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The Once and Future Republican Orthodoxy

The American Enterprise Institute has just released a new white paper that defends the CARES Act against arguments from the right. Contra deficit hawks and libertarians in Congress, Jay Cost argues that recent deficit-financed economic stimulus falls squarely within the “parameters of Republican orthodoxy on economic conservatism.” It’s an orthodoxy with origins not in libertarian economic treatises but in the ambitious policy agendas of Alexander Hamilton and Henry Clay.

Cost outlines this “distinctively Republican” understanding of political economy from the Early Republic through the late twentieth century and provides welcome depth to the case we made in “Rebooting the American System” when American Compass launched. Libertarian economics, in Cost’s telling, “has never been the dominant understanding of the Republican Party.” Instead, the party’s economic policy has been guided by a core commitment to American business interests and a la Hamilton and Clay to channeling private industry in support of the national interest. The GOP’s policies evolved beyond the tariffs and “internal improvements” of the American System to accommodate to changing needs of American businesses, but its basic commitment to the “flourishing of well-directed private enterprise” remained unchanged.

But if the Republican Party’s vision of political economy is so thoroughly Hamiltonian, how does Cost explain the free-market fundamentalism that afflicts the conservative mind? He concedes:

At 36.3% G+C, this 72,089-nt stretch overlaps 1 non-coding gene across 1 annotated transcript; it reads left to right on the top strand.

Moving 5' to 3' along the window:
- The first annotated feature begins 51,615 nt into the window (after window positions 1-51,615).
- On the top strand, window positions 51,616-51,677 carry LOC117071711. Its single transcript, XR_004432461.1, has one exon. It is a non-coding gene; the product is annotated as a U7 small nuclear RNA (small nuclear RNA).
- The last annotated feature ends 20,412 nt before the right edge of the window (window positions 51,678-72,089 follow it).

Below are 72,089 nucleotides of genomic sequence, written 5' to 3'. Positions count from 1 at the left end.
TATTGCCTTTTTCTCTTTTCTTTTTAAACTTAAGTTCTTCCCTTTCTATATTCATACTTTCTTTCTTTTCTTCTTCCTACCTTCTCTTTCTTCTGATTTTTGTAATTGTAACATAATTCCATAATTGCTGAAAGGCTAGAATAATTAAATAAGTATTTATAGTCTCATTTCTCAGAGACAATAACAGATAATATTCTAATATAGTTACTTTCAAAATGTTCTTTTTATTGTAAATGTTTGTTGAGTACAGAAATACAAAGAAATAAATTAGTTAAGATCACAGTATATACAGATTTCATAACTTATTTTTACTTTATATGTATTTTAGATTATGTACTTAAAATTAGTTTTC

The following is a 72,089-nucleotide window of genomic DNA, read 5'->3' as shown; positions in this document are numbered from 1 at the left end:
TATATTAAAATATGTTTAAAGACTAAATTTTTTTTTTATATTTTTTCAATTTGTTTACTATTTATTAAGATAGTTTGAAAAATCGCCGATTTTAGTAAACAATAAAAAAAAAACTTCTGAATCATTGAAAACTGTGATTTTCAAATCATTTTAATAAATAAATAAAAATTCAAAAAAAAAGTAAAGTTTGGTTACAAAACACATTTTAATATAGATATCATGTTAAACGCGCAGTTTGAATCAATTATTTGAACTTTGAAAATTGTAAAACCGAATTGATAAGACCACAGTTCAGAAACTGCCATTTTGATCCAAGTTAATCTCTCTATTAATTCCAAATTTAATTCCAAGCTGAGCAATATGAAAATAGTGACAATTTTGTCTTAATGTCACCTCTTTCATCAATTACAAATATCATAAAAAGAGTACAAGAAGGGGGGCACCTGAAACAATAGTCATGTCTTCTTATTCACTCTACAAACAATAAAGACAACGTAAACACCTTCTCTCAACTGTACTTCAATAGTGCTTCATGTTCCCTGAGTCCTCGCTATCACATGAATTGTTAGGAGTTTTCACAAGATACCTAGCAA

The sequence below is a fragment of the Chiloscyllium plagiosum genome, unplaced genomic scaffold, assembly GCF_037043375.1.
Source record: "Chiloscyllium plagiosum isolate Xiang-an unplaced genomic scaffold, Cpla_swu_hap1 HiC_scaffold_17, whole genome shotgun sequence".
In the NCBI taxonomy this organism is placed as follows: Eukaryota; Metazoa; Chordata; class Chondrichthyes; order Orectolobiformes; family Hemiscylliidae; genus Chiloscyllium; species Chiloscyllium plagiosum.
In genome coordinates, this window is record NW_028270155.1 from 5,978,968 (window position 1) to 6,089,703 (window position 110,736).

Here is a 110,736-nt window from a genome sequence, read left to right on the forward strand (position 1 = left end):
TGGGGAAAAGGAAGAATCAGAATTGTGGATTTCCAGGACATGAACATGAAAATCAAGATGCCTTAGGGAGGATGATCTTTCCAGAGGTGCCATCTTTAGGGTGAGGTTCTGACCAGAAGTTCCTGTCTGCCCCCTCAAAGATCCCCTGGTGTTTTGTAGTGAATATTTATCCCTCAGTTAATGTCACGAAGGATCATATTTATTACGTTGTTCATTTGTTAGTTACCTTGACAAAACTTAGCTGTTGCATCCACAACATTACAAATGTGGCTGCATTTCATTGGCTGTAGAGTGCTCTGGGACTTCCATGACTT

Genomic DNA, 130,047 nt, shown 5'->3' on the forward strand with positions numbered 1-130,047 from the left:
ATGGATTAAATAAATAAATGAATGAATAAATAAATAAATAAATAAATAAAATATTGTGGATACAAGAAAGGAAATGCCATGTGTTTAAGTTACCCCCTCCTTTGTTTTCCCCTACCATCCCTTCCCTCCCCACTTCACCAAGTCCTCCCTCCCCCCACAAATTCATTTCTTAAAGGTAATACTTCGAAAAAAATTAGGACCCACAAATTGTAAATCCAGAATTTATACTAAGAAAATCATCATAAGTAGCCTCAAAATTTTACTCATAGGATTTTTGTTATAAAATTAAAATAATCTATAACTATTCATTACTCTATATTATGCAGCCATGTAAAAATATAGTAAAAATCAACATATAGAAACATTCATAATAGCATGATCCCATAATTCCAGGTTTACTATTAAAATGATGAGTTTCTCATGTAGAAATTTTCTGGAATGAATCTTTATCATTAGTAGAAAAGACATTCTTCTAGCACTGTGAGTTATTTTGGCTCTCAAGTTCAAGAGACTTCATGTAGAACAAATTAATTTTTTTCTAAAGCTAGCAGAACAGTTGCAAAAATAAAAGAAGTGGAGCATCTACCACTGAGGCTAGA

Generally, Republicans have quite often lost sight of who was supposed to lead whom. Hamilton and Clay envisioned prudent statesmen using public policy to direct business toward socially beneficial ends. In practice, Republican leaders have often been content to be led instead of leading.

As they brace themselves for a possible Biden administration and as born-again Tea Party conservatives wait in the wings, it will be incumbent on Republican statesmen not to abdicate their responsibility, to lead and not be led. The GOP may be an “imperfect vessel” for Hamiltonian political economy, but it is the best vessel nonetheless. It is encouraging to see broadening recognition by conservatives of its importance to our nation’s past and to our future liberty and prosperity.

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Wells King

Wells King is the research director at American Compass.


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